However, a portion of the $500,000 loss was accounted for by an increase in the domestic industry's general, selling and administrative expenses and interest expenses per cubic foot in 1993 over 1992. Although it may be reasonable to link some of the increase in these expenses to the dumping and subsidizing, the Tribunal concludes that, even if this increase in general, selling and administrative expenses and interest expenses is fully deducted from the industry's incremental loss in 1993, the remaining loss is of a magnitude sufficient to constitute material injury to a domestic industry with sales from production of some $7 million in 1993.

In the Tribunal's view, the application of anti-dumping and countervailing duties should allow the domestic industry to improve its competitive position and financial performance. Indeed, if Indian black granite memorials and slabs had not been dumped and subsidized, their 1993 wholesale price could have been substantially higher.

Future Injury

The Tribunal is also convinced that the continued dumping and subsidizing of black granite memorials and slabs from India are likely to cause material injury to the production in Canada of like goods, unless anti-dumping and countervailing duties are imposed. There exists significant export capability for black granite memorials from India. Given the Government of India's export-oriented policy which, in the case of the granite industry, encourages value adding and the virtual absence of a home market for memorials in that country, there exists a tremendous incentive to continue exporting large volumes of finished memorials to all export markets, including Canada. The increasing number of players in the marketplace vying for a share of the black granite market and the stated intentions of certain exporters to establish a greater market presence in Canada offer a clear indication as to the expected market behaviour in Canada on the part of suppliers of Indian goods. The Tribunal also finds persuasive the evidence of a large retailer in Western Canada regarding overtures made by certain prospective suppliers or their agents of Indian goods to form business ties with that firm for the purpose of exporting and selling finished memorials to Western Canada.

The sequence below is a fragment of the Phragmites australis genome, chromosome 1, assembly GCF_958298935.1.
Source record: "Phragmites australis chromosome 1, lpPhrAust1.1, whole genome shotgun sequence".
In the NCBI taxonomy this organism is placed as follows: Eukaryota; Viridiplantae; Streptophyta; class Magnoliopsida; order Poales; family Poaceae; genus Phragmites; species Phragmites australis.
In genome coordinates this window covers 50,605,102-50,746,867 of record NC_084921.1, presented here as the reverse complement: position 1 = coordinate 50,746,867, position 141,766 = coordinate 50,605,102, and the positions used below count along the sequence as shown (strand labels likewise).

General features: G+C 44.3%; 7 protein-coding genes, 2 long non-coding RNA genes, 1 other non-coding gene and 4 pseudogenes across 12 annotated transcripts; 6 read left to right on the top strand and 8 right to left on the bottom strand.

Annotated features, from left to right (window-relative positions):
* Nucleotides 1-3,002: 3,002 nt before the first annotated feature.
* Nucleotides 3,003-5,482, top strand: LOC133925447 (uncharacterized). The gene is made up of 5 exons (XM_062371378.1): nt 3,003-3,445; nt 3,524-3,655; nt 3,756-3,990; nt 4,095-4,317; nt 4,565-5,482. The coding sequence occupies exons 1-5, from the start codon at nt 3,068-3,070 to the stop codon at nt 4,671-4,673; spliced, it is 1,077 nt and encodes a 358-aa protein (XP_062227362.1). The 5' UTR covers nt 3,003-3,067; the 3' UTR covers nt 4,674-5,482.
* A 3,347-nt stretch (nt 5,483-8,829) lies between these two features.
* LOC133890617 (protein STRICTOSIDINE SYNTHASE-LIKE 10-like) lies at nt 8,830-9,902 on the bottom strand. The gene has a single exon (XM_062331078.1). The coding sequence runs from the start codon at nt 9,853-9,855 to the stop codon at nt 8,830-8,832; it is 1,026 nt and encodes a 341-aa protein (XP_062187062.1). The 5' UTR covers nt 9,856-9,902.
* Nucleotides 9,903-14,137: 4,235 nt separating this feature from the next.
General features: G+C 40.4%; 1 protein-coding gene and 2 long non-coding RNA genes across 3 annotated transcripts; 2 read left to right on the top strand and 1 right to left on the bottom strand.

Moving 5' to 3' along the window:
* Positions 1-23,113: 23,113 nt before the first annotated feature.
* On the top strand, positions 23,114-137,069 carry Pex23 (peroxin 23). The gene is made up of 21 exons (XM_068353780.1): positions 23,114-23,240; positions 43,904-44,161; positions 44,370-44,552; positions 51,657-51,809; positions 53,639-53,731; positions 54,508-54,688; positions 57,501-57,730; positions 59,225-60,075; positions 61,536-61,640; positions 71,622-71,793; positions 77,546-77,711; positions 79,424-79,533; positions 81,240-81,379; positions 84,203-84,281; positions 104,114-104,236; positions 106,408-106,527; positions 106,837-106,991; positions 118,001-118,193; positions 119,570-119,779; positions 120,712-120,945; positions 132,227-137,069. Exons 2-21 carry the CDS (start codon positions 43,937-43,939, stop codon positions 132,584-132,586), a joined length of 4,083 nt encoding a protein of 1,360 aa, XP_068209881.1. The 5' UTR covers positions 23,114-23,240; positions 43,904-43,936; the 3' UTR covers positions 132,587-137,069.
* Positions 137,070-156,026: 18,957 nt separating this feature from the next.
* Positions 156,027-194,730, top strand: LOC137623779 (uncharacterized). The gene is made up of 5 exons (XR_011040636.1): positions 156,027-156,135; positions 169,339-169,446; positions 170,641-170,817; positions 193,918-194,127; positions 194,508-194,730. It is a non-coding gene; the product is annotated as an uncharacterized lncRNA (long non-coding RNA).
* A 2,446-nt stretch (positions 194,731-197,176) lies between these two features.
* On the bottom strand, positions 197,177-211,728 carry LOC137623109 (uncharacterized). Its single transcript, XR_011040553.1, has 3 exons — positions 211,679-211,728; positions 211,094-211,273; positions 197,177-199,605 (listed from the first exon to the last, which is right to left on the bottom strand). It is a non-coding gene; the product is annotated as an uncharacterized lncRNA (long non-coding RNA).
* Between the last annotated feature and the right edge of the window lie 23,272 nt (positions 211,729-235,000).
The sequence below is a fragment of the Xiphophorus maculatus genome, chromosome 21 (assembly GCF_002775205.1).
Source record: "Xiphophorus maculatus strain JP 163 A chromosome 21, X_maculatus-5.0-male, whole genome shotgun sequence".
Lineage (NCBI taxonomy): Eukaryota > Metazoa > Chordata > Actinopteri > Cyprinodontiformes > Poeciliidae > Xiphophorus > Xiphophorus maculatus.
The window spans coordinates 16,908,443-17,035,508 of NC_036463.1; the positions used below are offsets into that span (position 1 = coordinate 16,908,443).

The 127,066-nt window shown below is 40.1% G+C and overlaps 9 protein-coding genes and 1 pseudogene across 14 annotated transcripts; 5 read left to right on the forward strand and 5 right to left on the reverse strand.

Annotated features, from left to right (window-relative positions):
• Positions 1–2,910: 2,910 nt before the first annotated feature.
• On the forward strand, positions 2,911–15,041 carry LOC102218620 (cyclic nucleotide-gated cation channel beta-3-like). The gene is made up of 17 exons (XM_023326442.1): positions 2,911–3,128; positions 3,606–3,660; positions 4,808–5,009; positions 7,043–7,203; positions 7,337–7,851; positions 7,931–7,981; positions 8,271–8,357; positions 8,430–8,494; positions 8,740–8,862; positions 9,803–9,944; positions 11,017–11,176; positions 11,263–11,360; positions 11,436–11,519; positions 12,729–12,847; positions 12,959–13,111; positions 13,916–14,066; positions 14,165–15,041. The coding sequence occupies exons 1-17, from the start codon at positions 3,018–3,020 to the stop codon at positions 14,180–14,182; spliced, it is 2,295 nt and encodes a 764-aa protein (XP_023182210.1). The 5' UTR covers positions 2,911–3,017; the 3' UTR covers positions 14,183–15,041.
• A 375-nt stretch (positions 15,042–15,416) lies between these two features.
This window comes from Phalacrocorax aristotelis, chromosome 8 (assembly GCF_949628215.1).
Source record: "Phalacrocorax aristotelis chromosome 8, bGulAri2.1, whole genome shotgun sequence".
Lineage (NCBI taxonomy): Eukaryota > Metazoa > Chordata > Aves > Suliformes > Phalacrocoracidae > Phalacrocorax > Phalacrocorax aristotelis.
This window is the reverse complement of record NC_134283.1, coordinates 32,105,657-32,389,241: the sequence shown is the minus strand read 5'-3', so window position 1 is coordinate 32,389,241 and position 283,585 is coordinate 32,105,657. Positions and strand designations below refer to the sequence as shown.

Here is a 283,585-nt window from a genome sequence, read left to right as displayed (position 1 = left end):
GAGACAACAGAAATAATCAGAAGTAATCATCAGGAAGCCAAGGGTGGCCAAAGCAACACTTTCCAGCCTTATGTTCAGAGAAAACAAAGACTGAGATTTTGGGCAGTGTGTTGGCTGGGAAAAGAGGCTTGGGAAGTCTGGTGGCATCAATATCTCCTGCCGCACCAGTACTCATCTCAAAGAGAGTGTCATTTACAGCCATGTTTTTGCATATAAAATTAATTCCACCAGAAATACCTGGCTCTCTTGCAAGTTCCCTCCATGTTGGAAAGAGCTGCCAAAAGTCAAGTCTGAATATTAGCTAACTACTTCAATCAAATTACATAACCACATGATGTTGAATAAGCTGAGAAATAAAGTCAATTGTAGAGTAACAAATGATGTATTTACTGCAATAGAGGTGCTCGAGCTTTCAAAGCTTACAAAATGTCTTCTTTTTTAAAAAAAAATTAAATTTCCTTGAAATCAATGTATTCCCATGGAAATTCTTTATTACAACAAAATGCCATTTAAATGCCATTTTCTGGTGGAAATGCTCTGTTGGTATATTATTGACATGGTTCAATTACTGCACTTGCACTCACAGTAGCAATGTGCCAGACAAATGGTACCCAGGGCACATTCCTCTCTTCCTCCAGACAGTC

Counsel for the exporters argued that there was evidence of declining Indian customs duties on consumables into that country, which suggested a decline of the amount of Indian subsidies. The Tribunal notes that the calculations of the effects of the reduced tariff rates were based on numbers not established in evidence. Regardless, the Tribunal observes that, although Indian customs duties are to be reduced, the new rates are still high. As well, the subsidy related to duties on imported machinery is but one component of the subsidy level. Furthermore, this is a case of dumping and subsidizing; the applicable duty is based on the greater of the margin of dumping or the amount of subsidy. For many exporters, to obtain reduced overall duties, both the anti-dumping duty and the countervailing duty may need to be reduced. Finally, to the extent that the customs duties change in India, this will be captured in the Deputy Minister's periodic revisions of the amount of subsidy.